Andrew Hedesh and I partnered up for all the time except for one day. Of all the routes established, we felt that The Bundy Route was the most notable for our trip. The first day we entered the main valley it was clear the line we had to climb. It was maybe the last obvious “plum” that we could see. Dodging hoards of camels running into the valley for the coming winter and through slits in the trees we could see the line looming above. We both looked at each other and said, “That one”. It climbed an obvious laser cut crack up the wall steeper and steeper into a pitted and other worldly looking face. The cut went left on a roof with nothing below you but air on the rim of the valley. After establishing fourteen routes in the area we felt well acquainted with the rock and ready to be experience this daunting looking line. Our great photographer was able to shots of us on the first ascent by walking around and rappelling off a static line.
Hedesh and I found the obvious starting point and headed up a low angle crack for two long pitches. We had to move left a bit over unprotected sections to get to a large ledge that marked the start of the laser cut crack that would lead up into the steep wall.
I started off from the ledge finding good bits of gear in the crack. At about twenty meters the crack stopped. With my last piece of gear I heel hooked and rocked up onto a small ledge. Above me the crack was basically a runnel feature with no protection (a type of feature typical of cracks in KKTH). It looked like the crack started again but it was filled with green plants and would require digging to find reasonable protection. With no gear to aid up on I slapped a bolt in the wall and aided up digging out the crack. I did this for about 5 meters and established an anchor. Dirty vegetation filled cracks are a very fun part about first ascents. Andrew and I were well acquainted with this with the amount of route development we had done and knew that before continuing up, we needed to clean the crack. He removed all evidence of dirt and veg and revealed an awesome hand sized crack. Maybe climbers in the future wouldn’t think twice about this section, unknowing what it originally looked like.
Andrew led out the next pitch and it was much nicer to climb. A 5.10 finger and hand crack. He made a belay just below the pocketed steep face. I seconded up and looked up at our next pitch and knew the easy part was over.
From far below us Kahzak, Mongolian, and Chinese shouted cheers as I held on for dear life leading up the overhung pocketed face. Kitty littered layered rock disintegrated all around my double 00 TCU as I climbed up into better gear. With a bomber piece that I could trust I freed up the dirty steep finger crack to make a belay.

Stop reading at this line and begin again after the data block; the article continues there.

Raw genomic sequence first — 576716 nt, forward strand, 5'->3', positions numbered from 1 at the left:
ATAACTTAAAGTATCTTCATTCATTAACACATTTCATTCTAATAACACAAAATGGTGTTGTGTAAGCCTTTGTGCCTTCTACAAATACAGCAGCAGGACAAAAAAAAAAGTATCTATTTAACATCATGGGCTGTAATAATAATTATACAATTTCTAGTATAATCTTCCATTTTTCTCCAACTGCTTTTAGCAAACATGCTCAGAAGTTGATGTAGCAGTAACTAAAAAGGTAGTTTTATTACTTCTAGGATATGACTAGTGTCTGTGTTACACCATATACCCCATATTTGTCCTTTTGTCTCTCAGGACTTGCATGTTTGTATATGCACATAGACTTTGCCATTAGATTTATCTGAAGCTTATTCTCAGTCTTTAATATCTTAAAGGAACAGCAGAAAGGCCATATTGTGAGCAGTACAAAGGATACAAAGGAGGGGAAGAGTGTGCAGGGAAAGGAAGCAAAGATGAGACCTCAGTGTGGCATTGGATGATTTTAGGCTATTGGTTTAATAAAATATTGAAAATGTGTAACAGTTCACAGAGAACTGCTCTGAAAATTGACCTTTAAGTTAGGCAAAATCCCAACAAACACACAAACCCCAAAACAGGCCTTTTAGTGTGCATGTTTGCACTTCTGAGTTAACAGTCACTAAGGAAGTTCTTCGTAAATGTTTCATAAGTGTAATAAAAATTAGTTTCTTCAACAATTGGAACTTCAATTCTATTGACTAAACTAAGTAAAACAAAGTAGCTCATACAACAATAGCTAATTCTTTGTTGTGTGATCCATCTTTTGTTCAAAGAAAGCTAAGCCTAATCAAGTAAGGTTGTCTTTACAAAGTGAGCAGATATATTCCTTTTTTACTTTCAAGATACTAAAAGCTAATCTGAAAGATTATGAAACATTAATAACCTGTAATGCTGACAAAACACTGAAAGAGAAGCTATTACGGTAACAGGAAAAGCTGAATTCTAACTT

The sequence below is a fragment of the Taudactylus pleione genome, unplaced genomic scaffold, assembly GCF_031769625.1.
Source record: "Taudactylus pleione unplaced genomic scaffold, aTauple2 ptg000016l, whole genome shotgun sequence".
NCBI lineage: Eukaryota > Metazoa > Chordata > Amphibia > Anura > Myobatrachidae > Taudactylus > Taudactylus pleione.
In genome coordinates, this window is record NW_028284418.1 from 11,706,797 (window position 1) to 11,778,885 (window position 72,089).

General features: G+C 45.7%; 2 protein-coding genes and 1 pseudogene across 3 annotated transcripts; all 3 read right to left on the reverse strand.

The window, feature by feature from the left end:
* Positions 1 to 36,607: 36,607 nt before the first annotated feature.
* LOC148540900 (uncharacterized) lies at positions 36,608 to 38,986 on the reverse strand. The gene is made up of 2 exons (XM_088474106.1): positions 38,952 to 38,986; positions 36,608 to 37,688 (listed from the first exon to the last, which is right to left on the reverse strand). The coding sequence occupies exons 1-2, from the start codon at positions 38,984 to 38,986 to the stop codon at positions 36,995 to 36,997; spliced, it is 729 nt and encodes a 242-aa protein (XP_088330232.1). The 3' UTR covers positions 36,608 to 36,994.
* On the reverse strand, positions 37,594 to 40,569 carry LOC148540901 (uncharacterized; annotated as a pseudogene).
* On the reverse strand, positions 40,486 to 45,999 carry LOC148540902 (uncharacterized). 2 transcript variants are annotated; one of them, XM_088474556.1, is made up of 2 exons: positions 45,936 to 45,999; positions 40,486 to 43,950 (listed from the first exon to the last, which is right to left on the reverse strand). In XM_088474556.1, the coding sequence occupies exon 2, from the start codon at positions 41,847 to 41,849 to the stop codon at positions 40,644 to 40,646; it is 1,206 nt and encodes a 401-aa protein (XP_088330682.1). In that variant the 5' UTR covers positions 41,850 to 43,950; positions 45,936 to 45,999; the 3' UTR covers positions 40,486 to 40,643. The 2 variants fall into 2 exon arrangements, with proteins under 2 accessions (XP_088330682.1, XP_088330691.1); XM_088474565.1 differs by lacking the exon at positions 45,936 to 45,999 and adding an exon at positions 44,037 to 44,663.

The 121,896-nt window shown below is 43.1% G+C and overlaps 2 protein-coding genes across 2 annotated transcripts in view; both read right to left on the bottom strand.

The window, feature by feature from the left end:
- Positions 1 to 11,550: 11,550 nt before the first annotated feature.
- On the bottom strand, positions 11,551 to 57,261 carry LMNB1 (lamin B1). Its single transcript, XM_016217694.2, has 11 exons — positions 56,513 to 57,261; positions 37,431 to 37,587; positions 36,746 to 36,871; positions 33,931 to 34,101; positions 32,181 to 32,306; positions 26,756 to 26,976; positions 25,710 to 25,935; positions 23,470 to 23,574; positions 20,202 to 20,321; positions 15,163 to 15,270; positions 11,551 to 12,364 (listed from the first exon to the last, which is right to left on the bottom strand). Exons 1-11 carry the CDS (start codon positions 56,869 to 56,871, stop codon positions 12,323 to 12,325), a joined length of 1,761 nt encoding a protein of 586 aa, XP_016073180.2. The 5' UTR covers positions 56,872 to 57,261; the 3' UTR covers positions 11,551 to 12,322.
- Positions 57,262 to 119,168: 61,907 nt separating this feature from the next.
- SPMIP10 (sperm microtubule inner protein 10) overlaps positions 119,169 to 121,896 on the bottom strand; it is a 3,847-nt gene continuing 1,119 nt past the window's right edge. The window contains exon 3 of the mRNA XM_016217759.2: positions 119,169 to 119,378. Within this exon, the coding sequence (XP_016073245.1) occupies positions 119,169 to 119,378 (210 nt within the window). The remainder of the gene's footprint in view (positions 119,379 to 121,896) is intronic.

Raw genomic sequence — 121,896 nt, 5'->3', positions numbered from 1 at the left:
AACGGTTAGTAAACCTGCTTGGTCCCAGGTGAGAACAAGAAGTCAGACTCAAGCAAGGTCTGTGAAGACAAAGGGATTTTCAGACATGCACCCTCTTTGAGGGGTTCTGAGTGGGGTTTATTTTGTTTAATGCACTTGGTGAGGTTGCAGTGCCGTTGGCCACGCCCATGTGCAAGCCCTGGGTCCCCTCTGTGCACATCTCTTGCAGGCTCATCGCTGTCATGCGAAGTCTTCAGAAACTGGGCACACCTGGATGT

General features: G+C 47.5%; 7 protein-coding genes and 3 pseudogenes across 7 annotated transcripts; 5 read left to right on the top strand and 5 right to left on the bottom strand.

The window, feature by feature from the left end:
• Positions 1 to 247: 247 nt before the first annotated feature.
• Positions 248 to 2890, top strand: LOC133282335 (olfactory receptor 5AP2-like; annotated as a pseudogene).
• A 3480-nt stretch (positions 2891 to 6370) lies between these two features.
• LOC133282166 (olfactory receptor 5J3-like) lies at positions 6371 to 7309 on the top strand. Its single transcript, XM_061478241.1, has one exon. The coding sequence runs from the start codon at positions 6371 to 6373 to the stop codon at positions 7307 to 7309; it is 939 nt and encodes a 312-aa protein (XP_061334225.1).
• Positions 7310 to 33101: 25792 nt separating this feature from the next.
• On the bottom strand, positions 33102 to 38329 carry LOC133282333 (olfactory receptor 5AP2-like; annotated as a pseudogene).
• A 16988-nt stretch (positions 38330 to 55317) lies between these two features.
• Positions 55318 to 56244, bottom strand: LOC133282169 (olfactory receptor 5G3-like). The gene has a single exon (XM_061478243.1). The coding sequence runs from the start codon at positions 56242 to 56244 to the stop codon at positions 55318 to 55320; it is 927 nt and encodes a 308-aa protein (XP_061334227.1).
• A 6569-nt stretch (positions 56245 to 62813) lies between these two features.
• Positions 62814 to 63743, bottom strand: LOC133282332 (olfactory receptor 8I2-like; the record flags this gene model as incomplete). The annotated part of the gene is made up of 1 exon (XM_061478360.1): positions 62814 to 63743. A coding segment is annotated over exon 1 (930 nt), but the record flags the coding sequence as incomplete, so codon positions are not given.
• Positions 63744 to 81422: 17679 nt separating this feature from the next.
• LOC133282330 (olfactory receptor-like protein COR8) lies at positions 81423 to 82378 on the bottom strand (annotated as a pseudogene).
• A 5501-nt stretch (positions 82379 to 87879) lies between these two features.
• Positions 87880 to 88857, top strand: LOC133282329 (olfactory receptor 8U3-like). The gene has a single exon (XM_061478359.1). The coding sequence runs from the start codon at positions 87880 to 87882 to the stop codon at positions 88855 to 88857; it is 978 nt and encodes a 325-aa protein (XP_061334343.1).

“That sounded like you got your money’s worth Dobie.” Andrew said from below reflecting on the grunting he had just witnessed.
“Yeah,” I said “Only thought I was going to die once on that pitch. When it has cleaned up more it will go free.”
Andrew followed me up and set out on a downward traversing seam that would put us out of the steep wall. We couldn’t see around the corner of the roof and it was uncertain as to whether or not we would reach another crack system that we spotted from below.
Up above me at the start of the thin traverse he explained, “Its looks like I have a really nice number 2 camalot placement at the start and then absolutely nothing. Send me up the pitons and drill.”
With a short hook move on an edge he sunk a bolt and then an extended move to a piton placement.
“Looks like I can get a double 00 C3 here.” Near the end of the traverse it was nice to know that there would be minimal fixed gear.
“Can you see a crack around the corner?” I asked.
“I don’t know. It’s completely blank and…let me swing over a bit.”
Giving him some slack he swung over and I found a moment of relief when he yelled,” Yeah man I am off belay and we are looking really good here! I’m in the crack system.”
I was greeted by Andrew all smiles and a nice looking hand crack that trended left up to the top of the wall.
That night we were welcomed by some locals and celebrated the first ascent of The Bundy Route, a Hedesh/Dobie classic. We sang traditional songs and ate a dish called “Da Pan Ji”, roughly translated Big Dish Chicken. He told us stories about how other climbing parties had attempted the route, but had failed, and we were successful! The name “The Bundy Route” was inspired by the local theme of marriage and children, taking the name “Bundy” from the character Al Bundy from the old 90’s Sitcom “Married with Children”.
This story was only just the beginning for my love affair of Keketuohai. This one trip inspired three more additional trips which will come in following articles. Today the valley boasts nearly 100 routes with 220 pitches of established rock climbing. Ola wrote the guidebook book and it is available here for free download.
Climbing shots by Garrett Bradley. Follow him at @garrettlbradley